Laws that do exist around drones are targeted to the most obvious of hazards: the physical. So there are regulations about the altitude you can fly at and flying near airports or over groups of people—you’re also not supposed to fly under the influence or during emergency response efforts. These aren’t bad regulations, but they seem exceedingly naive. First of all, there are no FAA cops—no one patrolling the skies enforcing these regulations (though perhaps that is something other drones could do). Even more important: We don’t yet have a set of social norms around drone use, the kind of ingrained adherence to intangible and unspoken rules that, for instance, keeps most of us from parking across two spaces even if there’s no one else in the lot or not even slowing down for stop signs even if it’s 3 AM in the middle of nowhere. Part of the reason we do those things is that we worry about getting caught, sure, but a bigger part is the social conditioning that tells us yellow lines and red octagons mean something within our community—a meaning that had to be created and tended to, by the way, because people also started driving cars (auto-mobiles!) before we had many rules about them.
The parallel between the introduction of the car and the drone is instructive: In both, you had a fantastical (the horseless carriage!) and fascinating piece of consumer technology with obviously valuable uses that was both easy to operate yet potentially fatal. Detroit was where the commercial car was born and felt the impact of its arrival — as it were — the earliest and the hardest. In 1911, Detroit had 12 police officers in its “Traffic Squad,” and they patrolled a single intersection in four-man shifts. Five years later, a quarter of its force — 250 officers — were devoted to managing traffic. This didn’t cap the awful death toll that cars came with, however: In 1917, Detroit and its suburbs had 65,000 cars on the road, resulting in 7,171 accidents and 168 fatalities. That’s one death for every 386 cars, which may sound manageable but keep in mind that today’s fatality rate, nation-wide, is 30 deaths per million registered vehicles.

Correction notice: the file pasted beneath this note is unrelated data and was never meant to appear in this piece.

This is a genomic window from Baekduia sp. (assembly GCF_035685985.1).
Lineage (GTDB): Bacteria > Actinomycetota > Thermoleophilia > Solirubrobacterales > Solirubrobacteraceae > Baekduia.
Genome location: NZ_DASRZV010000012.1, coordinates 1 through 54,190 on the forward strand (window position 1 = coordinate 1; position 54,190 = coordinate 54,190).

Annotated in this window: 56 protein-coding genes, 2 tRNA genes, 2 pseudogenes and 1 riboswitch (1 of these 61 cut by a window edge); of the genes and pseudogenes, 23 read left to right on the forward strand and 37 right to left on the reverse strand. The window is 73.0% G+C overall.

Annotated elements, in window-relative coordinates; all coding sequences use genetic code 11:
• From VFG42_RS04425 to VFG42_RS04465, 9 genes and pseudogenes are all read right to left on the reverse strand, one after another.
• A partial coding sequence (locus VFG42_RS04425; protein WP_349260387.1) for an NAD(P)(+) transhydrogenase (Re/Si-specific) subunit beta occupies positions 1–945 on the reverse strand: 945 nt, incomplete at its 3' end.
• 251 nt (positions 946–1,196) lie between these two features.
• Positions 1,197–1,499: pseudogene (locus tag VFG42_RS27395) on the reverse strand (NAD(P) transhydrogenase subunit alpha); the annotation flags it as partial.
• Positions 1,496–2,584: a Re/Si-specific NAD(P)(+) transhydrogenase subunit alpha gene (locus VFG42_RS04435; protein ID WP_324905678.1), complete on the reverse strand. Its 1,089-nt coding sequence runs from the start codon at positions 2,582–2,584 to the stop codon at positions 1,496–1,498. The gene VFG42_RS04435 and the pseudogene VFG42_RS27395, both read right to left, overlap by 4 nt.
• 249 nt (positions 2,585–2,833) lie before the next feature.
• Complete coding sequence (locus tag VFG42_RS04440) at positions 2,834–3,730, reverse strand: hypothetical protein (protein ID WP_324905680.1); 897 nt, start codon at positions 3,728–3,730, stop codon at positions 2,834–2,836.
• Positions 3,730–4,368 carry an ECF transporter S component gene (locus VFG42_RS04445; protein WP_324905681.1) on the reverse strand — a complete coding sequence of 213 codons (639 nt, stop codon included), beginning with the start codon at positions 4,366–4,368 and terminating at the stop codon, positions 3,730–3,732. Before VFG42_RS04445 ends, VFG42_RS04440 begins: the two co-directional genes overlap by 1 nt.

With every other metropolitan area experiencing something close to Detroit’s body count, the nation was wracked by concern over this violent intrusion into everyday life. Lawmakers struggled with how to address the menace. In Georgia, the state court of appeals ruled, “Automobiles are to be classed with ferocious animals and … the law relating to the duty of owners of such animals is to be applied.” Cities held “safety parades” to raise awareness, featuring children who had survived accidents waving from (presumably slow-moving) cars and in Washington, DC, 10,000 children marched dressed as ghosts, one for each a death that year.
Keep in mind, this was in response to a fatality rate of less than 1 in 400. Herzberg’s death in Arizona puts that state’s fatality at 1 death per 600 cars. I wonder when, if ever, we’ll get to a parade.